Inhibiting a protein involved in bone metabolism can delay the onset of the bone metastases which are common in men with a particular form of prostate cancer, a researcher will tell the 2011 European Multidisciplinary Cancer Congress.
Professor Stéphane Oudard, Head of the Oncology Department at the Georges Pompidou Hospital, Paris, France, says that his team's research on the effects of the monoclonal antibody denosumab (XGEVA TM) is the first large-scale clinical trial to show such an effect.
Up to 90% of men with prostate cancer that is resistant to hormone treatment will have their primary tumour metastasise to bone. The onset of such metastases means that the cancer is entering a chronic and, thereafter, a terminal phase, and this has major physical and psychological consequences for the patient.
"Being able to delay this turning point is therefore very significant. We have shown that the use of denosumab in this group of patients can impede the onset of bone metastases by just over four months," says Prof Oudard.
The drug works by inhibiting a protein called RANKL, which is key to the formation of osteoclasts. Unlike osteoblasts, which form bone, osteoclasts are involved in its destruction. If the formation of osteoclasts can be impeded, the bone will remain strong and can continue to hold out against the development of metastases.
The researchers enrolled 1432 men into the trial and randomised them into two groups -- one to receive the active drug and the other placebo. They were also encouraged to take calcium and vitamin D supplements for bone health. In July 2010 more than 660 of the patients had either developed bone metastases or had died. The trial was then unblinded and the results analysed.
"We found that denosumab prolonged bone metastasis-free survival significantly as compared with placebo, and that these results were consistent among different sub-groups of the disease and demographic variables such as age, ethnicity, and geographical location. From this we can conclude that, whatever the patient characteristics (initially based on a high prostate specific antigen (PSA) value and/or a short PSA doubling time), denosumab can delay the appearance of bone metastasis. In a condition where there is currently no effective treatment, this is a highly significant finding," Prof Oudard will say.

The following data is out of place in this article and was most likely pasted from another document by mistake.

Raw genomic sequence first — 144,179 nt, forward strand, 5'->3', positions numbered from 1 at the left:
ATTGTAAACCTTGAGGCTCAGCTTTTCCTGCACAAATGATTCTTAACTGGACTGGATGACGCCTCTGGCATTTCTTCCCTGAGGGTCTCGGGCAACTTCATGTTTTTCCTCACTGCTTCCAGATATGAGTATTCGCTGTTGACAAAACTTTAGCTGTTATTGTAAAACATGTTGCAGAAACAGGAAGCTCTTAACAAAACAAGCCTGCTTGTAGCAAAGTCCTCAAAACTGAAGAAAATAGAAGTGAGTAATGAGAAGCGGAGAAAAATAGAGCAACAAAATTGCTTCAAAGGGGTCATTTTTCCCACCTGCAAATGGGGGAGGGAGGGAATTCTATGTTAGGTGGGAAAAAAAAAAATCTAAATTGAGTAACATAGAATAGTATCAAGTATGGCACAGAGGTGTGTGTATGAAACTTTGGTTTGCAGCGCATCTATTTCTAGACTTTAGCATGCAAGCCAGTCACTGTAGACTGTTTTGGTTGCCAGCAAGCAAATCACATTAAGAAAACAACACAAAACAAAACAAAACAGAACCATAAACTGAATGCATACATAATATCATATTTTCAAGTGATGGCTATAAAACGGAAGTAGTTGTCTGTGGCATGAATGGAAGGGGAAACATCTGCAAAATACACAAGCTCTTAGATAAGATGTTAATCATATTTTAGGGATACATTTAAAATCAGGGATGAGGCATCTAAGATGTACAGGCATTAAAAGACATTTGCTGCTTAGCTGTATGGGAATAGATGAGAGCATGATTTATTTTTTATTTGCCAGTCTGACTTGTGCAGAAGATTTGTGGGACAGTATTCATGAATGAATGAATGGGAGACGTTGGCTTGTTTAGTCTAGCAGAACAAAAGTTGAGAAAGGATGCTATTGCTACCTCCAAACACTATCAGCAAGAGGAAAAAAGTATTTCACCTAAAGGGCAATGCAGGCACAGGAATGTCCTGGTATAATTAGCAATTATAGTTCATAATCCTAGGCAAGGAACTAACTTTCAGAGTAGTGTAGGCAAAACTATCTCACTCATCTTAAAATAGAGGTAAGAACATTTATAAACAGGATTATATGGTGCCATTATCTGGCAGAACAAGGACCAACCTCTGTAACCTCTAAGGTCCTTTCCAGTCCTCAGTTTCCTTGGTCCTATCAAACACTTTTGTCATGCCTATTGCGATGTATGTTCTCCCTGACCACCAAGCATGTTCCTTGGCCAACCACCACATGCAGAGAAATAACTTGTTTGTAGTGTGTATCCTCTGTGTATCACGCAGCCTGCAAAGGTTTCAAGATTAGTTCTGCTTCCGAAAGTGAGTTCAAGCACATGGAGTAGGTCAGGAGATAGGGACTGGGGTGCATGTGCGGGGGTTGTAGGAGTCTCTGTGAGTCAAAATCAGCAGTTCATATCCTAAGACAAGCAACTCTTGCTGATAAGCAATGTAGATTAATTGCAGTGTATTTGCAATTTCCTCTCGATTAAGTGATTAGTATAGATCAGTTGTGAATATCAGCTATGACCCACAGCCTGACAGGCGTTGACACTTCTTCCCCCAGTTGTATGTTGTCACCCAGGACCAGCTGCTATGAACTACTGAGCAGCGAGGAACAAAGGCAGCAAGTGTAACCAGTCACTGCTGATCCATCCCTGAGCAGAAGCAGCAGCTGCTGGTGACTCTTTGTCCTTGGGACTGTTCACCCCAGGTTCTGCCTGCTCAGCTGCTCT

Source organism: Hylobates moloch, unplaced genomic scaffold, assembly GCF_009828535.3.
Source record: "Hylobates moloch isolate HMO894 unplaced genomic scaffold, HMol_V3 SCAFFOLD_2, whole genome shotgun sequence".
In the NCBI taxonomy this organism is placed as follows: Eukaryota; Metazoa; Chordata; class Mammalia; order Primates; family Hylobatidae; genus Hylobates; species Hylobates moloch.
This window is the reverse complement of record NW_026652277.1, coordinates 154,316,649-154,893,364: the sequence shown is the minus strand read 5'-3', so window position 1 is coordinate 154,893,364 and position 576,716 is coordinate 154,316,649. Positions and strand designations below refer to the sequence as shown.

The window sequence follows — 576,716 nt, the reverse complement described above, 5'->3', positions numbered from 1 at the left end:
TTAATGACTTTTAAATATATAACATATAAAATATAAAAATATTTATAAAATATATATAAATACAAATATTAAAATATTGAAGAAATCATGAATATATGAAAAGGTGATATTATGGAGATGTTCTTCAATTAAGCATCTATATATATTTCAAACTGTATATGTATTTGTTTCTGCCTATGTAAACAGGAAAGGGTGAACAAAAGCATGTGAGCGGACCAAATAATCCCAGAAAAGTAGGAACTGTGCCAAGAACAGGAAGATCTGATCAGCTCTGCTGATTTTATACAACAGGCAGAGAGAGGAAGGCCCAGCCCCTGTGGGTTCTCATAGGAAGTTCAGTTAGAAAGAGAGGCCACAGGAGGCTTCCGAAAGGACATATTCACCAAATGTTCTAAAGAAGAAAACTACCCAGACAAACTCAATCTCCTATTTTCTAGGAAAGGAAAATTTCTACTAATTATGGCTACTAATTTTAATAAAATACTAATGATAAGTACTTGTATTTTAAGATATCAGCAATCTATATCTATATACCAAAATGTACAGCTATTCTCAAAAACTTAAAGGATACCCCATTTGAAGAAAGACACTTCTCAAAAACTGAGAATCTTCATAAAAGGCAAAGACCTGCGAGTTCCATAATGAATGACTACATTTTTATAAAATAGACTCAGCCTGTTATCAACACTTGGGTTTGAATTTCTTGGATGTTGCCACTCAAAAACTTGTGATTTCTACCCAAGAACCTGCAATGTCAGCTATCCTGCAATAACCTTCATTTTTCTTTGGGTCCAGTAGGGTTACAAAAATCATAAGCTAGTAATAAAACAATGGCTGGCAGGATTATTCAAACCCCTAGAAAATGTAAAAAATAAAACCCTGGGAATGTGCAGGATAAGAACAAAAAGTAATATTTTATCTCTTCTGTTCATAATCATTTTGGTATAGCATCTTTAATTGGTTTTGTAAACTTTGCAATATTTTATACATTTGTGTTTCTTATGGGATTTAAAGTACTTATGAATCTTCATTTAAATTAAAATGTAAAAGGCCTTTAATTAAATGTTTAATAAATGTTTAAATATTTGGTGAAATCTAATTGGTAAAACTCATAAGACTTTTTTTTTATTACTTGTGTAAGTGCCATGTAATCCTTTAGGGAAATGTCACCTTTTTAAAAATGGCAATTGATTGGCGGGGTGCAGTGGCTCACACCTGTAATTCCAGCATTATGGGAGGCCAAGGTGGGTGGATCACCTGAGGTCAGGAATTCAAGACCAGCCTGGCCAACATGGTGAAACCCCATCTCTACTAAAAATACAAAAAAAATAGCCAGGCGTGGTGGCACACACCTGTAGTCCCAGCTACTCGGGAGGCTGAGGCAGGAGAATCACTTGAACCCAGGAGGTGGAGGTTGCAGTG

According to the researchers, patients with bone metastases have an almost five times higher risk of death compared with patients without bone metastases. "Effective therapies are already in place for both early (hormone-sensitive) and advanced (hormone-resistant) prostate cancer, but until now there was a gap in the treatment plan for this group of patients, who are hormone-resistant but have not yet developed metastatic disease," says Prof Oudard.
The trial showed that the adverse effects of the drug were limited, being relatively similar between both the denosumab and the placebo groups. Low blood calcium levels and osteonecrosis of the jaw, a deterioration of the jawbone, were slightly more frequent in the denosumab group, and back pain was the most commonly reported adverse effect in this group.